Aeroir : A Taste of Place
Today, the food on the average American dinner plate has traveled at least 1,500 miles from farm to fork. In response to this faceless, globalized food culture, growers and eaters, particularly in Northern California, have begun to value and cultivate terroir: the taste of place. This movement began with wine in the 1970s, before spreading to grass-fed beef, artisanal cheese, produce, and, even more recently, to seafood such as oysters, where it is known as “merroir.” Tonight’s dinner extends this concept to another element—the taste of air, or aeroir.
After all, the air from different places, seasons, or eras has its own, unique flavor, created by a combination of anthropogenic activity, geology, weather, topography, and biology.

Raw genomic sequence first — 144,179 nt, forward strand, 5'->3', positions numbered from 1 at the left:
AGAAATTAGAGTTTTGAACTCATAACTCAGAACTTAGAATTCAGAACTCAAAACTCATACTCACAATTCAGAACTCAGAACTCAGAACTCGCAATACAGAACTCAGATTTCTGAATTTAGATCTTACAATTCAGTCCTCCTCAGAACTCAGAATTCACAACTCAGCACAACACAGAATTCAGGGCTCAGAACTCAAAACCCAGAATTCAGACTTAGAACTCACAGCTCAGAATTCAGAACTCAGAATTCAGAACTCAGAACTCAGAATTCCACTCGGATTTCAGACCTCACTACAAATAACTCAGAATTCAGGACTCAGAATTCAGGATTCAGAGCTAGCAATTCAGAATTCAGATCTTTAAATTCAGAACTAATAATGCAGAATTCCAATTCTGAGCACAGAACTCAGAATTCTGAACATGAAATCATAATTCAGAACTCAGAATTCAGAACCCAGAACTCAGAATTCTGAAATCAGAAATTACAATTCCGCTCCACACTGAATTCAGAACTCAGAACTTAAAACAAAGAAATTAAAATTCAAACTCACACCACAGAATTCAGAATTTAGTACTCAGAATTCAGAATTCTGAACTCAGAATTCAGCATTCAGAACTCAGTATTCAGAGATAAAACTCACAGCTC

— Air has a flavor, which we can experience through taste, smell, and even touch.
— The air from different places tastes different. Aeroir is a way to taste place—to compare different locations around the world, but also to know and value one unique location in an entirely new way.
— Aeroir has a vintage. The air from different places tastes different at different times and seasons.
Heather Julius, culinary strategy consultant
Nicola Twilley, Edible Geography & Gastropod
Zack Denfeld, Center for Genomic Gastronomy
Gabe Harp, CoClimate
Headlands Center For the Arts:
Damon Little, Chef
E. Maude Haak-Frendscho, Program Manager
Brooke Clinton, Development Manager